COMMUNICATION is an important facet of human existence and the inception of media outlets revolutionised the sending and receiving of messages.
However, though people and media organisations alike are free to say or publish whatever they want, in most cases, there is no freedom after speech.
And, this concept rightly applies for Tanzanian Kiswahili weekly tabloid, Mawio, as it recently faced the wrath of the law after it was banned for 24 months, for alleged defiance.
Global practice remains clear and undisputable that freedom of expression must go with obligation, hence the newspaper was supposed to act responsibly and heed to the laws of the country.
This has triggered a hullabaloo among members of the public who are currently divided over the State’s decision to impose the ban. While some have decided to play the devil’s advocate, some stand by their government’s stance arguing that the publishers of the paper were simply supposed to adhere to the order.
And, to add weight to the cynic view, the Tanzania Editors’ Forum (TEF) yesterday joined the fray, condemning the suspension. What appears to be in common among all critics to the State’s decision is that they all challenge the Minister’s powers to order suspension.
None of the cynics have come up armed with evidence, trashing the 720-day ban. Interpretively, this means the apparently anti-government publication concedes the slip-up but is only uncomfortable with ‘who ordered the temporary ban.’
The Minister for Information, Culture, Arts and Sports, Dr Harrison Mwakyembe, last week suspended the newspaper allegedly for linking the former presidents -- Benjamin Mkapa and Jakaya Kikwete with dubious mining contracts.
Dr Mwakyembe’s order came barely a day after President John Magufuli warned the media, including the ostensibly defiant publication to refrain from attacking the former heads of State.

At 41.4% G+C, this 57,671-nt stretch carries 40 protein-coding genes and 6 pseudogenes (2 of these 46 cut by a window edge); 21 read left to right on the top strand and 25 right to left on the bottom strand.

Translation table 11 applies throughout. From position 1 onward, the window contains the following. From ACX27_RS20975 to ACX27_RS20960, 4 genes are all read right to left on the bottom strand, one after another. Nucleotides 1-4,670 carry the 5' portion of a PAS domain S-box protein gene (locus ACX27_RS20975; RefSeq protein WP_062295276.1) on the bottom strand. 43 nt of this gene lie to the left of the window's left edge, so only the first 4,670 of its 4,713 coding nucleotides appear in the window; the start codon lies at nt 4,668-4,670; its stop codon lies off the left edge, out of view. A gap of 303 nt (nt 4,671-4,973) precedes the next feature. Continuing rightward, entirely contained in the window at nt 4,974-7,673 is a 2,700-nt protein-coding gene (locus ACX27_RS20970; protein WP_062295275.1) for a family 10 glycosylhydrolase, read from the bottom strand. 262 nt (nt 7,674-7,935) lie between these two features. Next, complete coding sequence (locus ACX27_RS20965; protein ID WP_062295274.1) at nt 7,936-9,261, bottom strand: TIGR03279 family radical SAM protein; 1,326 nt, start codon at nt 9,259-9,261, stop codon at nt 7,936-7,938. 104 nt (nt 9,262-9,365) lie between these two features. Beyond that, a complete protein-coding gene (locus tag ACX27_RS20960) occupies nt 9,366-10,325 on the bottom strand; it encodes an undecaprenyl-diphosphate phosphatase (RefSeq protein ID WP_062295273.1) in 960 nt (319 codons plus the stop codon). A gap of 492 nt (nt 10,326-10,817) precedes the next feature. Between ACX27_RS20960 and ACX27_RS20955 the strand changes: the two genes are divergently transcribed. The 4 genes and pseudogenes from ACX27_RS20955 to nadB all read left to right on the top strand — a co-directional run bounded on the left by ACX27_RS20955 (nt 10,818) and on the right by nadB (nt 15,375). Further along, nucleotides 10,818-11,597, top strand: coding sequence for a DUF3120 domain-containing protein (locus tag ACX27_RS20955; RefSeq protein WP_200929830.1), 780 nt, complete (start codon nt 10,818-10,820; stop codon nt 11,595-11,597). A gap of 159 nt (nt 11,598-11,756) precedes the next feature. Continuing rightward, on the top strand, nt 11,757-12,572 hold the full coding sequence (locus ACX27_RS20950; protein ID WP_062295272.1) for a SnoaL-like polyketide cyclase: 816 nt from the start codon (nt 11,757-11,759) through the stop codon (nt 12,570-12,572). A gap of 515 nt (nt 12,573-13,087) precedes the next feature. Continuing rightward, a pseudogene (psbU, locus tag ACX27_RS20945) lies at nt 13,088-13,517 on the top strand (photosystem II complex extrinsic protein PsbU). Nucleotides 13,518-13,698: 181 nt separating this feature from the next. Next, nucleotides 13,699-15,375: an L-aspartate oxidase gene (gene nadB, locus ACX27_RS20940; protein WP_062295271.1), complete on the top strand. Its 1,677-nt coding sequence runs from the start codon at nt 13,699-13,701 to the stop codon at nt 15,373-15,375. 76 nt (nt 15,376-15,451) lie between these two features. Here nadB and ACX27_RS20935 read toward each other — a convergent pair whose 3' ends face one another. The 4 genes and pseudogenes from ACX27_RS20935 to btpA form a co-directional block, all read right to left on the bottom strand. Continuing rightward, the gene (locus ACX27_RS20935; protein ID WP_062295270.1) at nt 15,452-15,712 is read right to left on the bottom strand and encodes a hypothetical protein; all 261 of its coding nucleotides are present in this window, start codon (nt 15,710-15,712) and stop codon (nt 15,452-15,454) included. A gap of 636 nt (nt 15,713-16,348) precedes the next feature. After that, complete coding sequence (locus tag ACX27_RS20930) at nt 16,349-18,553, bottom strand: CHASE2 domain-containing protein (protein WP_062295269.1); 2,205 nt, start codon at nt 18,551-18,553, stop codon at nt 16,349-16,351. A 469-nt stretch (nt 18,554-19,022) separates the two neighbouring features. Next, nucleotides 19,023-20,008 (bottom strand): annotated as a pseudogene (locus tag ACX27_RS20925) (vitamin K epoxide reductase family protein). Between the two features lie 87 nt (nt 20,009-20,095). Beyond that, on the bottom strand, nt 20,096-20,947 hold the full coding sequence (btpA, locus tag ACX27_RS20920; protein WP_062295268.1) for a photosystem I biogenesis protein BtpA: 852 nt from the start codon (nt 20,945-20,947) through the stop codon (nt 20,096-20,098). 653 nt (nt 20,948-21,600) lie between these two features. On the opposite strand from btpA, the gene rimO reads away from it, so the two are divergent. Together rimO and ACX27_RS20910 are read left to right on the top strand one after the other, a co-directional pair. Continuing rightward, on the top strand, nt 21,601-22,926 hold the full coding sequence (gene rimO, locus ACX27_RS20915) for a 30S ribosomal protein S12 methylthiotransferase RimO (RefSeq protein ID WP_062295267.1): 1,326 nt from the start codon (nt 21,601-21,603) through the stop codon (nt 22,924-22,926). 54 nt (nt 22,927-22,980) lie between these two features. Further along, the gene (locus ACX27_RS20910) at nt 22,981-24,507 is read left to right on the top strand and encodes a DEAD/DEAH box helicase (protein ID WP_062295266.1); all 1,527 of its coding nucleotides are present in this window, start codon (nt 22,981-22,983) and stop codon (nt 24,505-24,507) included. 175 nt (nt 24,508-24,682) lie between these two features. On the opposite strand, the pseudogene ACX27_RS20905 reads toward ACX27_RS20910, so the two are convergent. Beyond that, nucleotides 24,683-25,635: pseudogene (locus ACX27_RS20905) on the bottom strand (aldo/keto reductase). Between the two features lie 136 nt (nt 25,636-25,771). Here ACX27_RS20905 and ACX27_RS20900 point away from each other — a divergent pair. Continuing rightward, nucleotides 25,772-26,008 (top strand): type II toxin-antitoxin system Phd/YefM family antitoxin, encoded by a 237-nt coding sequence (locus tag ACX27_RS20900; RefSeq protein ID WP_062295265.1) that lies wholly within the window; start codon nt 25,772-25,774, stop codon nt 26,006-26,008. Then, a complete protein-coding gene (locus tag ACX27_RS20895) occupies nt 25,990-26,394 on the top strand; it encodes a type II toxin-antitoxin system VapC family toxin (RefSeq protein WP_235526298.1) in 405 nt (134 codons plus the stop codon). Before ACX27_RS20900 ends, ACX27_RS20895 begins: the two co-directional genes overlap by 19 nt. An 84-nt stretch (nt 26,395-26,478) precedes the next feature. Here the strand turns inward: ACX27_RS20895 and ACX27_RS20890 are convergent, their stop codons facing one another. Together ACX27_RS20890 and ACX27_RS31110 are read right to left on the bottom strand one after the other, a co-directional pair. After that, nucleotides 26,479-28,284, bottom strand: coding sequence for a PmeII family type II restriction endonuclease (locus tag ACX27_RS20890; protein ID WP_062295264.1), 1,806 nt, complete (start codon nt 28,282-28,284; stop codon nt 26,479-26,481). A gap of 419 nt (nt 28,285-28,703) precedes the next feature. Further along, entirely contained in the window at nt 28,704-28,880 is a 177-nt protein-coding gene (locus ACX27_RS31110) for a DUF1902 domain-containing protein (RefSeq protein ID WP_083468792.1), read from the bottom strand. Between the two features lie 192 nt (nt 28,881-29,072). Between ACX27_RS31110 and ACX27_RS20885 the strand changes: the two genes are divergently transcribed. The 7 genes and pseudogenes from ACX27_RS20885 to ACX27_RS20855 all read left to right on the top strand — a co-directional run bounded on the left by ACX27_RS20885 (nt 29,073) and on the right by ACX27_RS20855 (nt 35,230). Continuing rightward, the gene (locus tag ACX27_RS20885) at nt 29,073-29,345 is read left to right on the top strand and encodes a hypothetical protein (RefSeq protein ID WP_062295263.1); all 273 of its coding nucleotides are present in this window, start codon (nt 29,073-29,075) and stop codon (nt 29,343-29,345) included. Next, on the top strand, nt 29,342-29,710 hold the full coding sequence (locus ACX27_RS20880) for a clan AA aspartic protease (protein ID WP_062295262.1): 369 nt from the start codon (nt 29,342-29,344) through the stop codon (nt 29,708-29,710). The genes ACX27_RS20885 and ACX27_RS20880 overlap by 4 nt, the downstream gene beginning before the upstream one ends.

President Magufuli distanced both leaders from the recent mineral concentrates saga, clarifying that the two teams he formed to probe the issue never implicated them.
On the same day, Minister Mwakyembe added weight to Magufuli’s directive, calling upon the media to work in accordance with the country’s laws.
The Minister’s statement on the suspension, explained that the stories published in the newspaper breached section 50 (a), (b), (c), (d) and (e) that restricts reporting with negative perceptions, adding that the decision was taken under section 59 of the Media Services Act 2016.
It is therefore important to note that though any act, done either by the government or any other person, aimed at gagging media from carrying out their lawful duties deserves strong condemnation, the media on the other hand are not free from blame.
Media organisations have the obligation to respect lawful orders and the laws of the country to save their teeth. And, any media house which is worth its salt should not deliberately defy orders for political mileage and personal gains.
The President issued a lawful order and it has to be respected, period! Short of which the culprit puts himself on the firing line and when that happens, the result is obvious.
To add salt to an injury for those defending the indefensible, the Director of Information Services, MAELEZO, Dr Hassan Abbasi is on record saying the Minister was within his legal powers to suspend Mawio, asserting that section 59 of the Media Services Act (MSA) 2016 gives him those powers.
The MSA defines content as “including information in print media or electronic media images, drawings, cartoons, and any other characters, whether moving or still.” While powers of the minister are raising eyebrows among stakeholders, none have come out ‘clearly’ to defend the newspaper.
To do justice to our reasoning, it should first be commonsensical to either agree or disagree that Mawio published the ‘content which fuelled negative perception’. Then, from that end, critics are supposed to indicate sections of the law which have been breached instead of such a blind and blanket criticism.
The anti-government publication-Mawio is facing 24-month suspension just a few months after it was reinstated by the court. In January 2016, the weekly tabloid was barred from publishing under the 1976 Media Act, Government Announcement 55, for allegedly inciting violence in Zanzibar.